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April 30, 2024

Managing Food Supply Chain Risks

Before food makes it to consumers’ tables, it needs to go through a number of steps involving multiple companies. At every step of the process, there’s a chance for something to go wrong. Let’s take a look at some of the most common food supply chain risks and how food manufacturers and distributors should manage them.


According to the Los Angeles Times, Rizo Lopez Foods Inc has had to recall all its packaged goods after Listeria monocytogenes was found in samples. CBS News says Sargento Foods has had to recall some of its products because they included cheese from Rizo Lopez Foods.

Contamination with bacteria, foreign objects, and other harmful substances may occur at any stage of the supply chain. Even contamination with other food ingredients, such as peanuts or eggs, may represent a safety hazard, due to food allergies from undeclared allergens. Contamination is usually accidental but may be deliberate. This may be the case with the recent recall involving high levels of lead in cinnamon applesauce pouches, which the FDA says may have been added for economic reasons.

Since contamination is a serious risk that may impact a company’s finances as well as public health and safety, good risk management is critical. Risk management steps may include:

  • Implementing controls to prevent mold, bacteria, and cross-contamination.
  • Vetting suppliers carefully to avoid disreputable sources.
  • Conducting regular testing and quality control checks.
  • Securing product liability and recall insurance and requiring partners to do the same.


Reuters says meatpacker JBS USA paid approximately $11 million to resolve a ransomware attack. CNN says Dole had to temporarily shut down operations in North America due to a cyberattack.

Cyberattacks against food manufacturers are common. In fact, Dragos identified manufacturing as the most targeted industry and food and beverage manufacturers as the most targeted subsector for ransomware.

Since cyberattacks may lead to major direct and indirect costs, risk prevention is critical. This may include:

  • Implementing best practices for secure computer systems and networks.
  • Training workers on how to avoid phishing and other social engineering scams.
  • Verifying that vendors and partners are also using strong cybersecurity measures.
  • Securing cyber insurance.


CargoNet reported that cargo thefts increased by 59% year over year in the third quarter of 2023. An expert from Travelers told FreightWaves that he expects cargo theft rates to continue to increase in 2024. Food and beverage cargo has been a top target along with electronics and household goods.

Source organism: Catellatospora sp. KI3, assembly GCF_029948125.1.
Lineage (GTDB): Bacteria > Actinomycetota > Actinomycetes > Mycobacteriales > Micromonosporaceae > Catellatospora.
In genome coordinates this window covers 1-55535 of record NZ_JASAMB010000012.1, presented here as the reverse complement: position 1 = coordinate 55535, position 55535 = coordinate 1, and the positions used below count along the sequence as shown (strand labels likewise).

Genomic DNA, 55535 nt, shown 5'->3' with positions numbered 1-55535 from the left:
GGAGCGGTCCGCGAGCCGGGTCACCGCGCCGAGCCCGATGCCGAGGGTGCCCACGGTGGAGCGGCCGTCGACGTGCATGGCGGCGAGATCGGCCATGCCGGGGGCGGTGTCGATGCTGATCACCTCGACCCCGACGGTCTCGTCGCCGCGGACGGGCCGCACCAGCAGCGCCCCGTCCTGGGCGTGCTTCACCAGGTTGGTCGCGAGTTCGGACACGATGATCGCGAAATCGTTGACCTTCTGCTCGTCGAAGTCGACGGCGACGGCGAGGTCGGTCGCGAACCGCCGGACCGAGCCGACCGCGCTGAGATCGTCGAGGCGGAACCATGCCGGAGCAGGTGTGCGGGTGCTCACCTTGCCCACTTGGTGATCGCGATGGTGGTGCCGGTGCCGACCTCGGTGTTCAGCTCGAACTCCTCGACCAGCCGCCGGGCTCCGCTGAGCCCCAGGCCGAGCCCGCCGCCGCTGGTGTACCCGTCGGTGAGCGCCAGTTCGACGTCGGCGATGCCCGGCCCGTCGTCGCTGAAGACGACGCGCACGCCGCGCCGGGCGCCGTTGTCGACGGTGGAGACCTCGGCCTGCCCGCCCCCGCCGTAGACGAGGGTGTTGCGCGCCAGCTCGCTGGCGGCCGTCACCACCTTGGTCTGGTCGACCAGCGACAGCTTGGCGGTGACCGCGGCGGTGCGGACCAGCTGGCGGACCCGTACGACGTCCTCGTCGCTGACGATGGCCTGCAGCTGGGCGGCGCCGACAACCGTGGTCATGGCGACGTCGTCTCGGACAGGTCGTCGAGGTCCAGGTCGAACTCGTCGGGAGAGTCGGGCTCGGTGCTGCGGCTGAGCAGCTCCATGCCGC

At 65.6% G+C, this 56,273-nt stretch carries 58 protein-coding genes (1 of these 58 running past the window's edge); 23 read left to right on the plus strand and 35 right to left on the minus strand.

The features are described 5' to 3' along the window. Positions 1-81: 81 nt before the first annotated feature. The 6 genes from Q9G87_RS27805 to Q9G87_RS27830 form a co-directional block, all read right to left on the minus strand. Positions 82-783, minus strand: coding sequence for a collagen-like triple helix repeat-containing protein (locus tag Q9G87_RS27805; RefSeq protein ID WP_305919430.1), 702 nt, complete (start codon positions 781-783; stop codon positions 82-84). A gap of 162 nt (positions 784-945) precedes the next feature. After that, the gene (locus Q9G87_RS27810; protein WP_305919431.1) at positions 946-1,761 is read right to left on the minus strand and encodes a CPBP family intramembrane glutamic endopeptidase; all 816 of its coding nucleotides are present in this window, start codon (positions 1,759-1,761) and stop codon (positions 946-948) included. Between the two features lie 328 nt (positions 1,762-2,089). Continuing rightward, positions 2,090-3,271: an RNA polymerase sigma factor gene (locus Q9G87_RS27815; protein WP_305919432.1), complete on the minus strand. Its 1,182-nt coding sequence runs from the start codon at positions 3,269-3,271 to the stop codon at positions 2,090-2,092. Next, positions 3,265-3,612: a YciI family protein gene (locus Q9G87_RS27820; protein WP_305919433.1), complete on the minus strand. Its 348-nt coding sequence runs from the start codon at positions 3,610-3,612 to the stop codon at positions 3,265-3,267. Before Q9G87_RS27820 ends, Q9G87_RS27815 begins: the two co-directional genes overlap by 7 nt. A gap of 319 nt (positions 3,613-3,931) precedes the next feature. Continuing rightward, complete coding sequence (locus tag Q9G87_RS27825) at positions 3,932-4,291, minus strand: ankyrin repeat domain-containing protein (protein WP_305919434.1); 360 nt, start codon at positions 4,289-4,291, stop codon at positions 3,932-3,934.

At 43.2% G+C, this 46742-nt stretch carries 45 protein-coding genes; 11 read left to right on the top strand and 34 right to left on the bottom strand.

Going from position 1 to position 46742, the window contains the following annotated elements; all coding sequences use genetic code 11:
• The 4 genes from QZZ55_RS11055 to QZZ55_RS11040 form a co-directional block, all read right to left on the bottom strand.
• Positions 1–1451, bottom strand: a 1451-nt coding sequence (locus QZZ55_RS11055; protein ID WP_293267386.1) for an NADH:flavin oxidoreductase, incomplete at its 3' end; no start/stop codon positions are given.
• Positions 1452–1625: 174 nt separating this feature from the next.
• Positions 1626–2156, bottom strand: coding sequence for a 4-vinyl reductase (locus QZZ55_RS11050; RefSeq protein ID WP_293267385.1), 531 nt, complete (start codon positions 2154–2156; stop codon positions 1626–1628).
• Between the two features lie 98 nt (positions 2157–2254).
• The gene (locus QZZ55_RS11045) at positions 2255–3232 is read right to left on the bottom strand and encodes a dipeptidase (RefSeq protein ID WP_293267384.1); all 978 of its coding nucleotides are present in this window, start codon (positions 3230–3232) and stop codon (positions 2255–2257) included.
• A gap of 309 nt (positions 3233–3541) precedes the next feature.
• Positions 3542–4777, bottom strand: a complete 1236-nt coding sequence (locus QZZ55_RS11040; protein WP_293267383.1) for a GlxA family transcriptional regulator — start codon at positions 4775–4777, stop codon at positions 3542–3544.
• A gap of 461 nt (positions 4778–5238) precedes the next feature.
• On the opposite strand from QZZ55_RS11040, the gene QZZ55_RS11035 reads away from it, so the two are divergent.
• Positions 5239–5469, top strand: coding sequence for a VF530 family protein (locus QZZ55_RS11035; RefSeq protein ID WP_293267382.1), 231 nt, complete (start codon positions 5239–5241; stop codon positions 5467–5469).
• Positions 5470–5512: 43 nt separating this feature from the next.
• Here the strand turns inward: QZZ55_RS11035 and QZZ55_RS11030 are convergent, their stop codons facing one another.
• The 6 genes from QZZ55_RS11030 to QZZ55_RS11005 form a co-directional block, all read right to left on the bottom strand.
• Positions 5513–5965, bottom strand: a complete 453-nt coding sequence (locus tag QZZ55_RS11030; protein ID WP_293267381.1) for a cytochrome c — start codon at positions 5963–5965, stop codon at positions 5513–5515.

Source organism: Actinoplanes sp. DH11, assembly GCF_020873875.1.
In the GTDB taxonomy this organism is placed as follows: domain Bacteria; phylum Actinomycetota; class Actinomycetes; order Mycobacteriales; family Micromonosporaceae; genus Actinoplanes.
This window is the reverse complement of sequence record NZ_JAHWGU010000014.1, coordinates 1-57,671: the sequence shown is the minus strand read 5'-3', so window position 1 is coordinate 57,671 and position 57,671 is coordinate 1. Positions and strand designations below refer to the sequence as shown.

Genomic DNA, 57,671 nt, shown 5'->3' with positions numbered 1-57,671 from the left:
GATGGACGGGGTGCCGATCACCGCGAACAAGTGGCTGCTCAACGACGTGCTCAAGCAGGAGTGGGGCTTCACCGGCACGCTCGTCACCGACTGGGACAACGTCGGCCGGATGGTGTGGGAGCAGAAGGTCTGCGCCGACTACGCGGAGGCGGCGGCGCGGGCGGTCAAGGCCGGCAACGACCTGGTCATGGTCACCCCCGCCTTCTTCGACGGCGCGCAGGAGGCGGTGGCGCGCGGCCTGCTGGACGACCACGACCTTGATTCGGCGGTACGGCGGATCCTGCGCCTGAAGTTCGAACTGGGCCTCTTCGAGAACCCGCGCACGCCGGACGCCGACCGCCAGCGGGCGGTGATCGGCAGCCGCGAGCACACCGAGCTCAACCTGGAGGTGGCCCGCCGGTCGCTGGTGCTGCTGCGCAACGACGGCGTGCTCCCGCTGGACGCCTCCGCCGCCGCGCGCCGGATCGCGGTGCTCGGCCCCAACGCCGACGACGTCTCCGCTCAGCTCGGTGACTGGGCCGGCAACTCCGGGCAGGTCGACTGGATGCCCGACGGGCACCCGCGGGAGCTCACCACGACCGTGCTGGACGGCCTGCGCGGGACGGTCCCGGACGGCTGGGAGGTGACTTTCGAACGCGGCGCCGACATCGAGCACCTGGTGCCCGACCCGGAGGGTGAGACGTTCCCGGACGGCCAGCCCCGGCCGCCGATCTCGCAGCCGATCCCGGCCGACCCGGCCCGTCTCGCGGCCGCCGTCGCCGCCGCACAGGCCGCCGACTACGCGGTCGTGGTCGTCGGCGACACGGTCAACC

In some cases, criminals use cyber tactics to steal shipments. According to CISA and the FBI, criminals have used business email compromise tactics to steal shipments of food.

Several practices may help shield food manufacturers and distributors from theft losses, including:

  • Considering whether different routes or modes of transportation may be safer.
  • Implementing verification protocols to prevent shipment diversion tactics.
  • Securing insurance for cargo.

Transportation Incidents

According to WINK News, a semi-truck spilled 40,000 pounds of raw chicken onto an interstate in Florida after a crash. The driver appeared to have experienced a medical issue and was taken to the hospital. In another incident, Food & Wine says a truckload of nacho cheese spilled onto an Arkansas highway.

Whether they’re due to a train derailment, truck collision, or shipping disaster, transportation incidents often result in destroyed food shipments or delays.

Food manufacturers and distributors should take steps to guard against these risks, such as by:

  • Promoting driver safety.
  • Monitoring for inclement weather and other hazards and rerouting as needed.
  • Securing insurance for their cargo.

Shortages and Price Fluctuations

During the COVID-19 pandemic, many companies encountered supply chain snags and severe price fluctuations as lockdowns impacted various parts of the globe. Even outside of pandemics, these issues may impact food manufacturers.

When your food supply chain is complex, issues on the other side of the country – or even on the other side of the world – may cause problems for your operations. For example, if your only sugar supplier is in Florida, a major hurricane in Florida may make it impossible for you to secure the sugar you need on schedule. You may also end up paying higher prices for sugar.

Food manufacturers can reduce their risks by building supply chain resilience, such as with the following tactics:

  • Sourcing critical supplies from multiple suppliers. If one supplier increases its price or experiences delays, you’ll be able to switch to a different supplier.
  • Creating business continuity plans that cover supply chain disruption.

Insurance is a critical part of managing food supply chain risks. Heffernan Insurance Brokers offers insurance designed for the food sector, including motor truck cargo, warehouse legal liability, product contamination, and equipment breakdown. Learn more.

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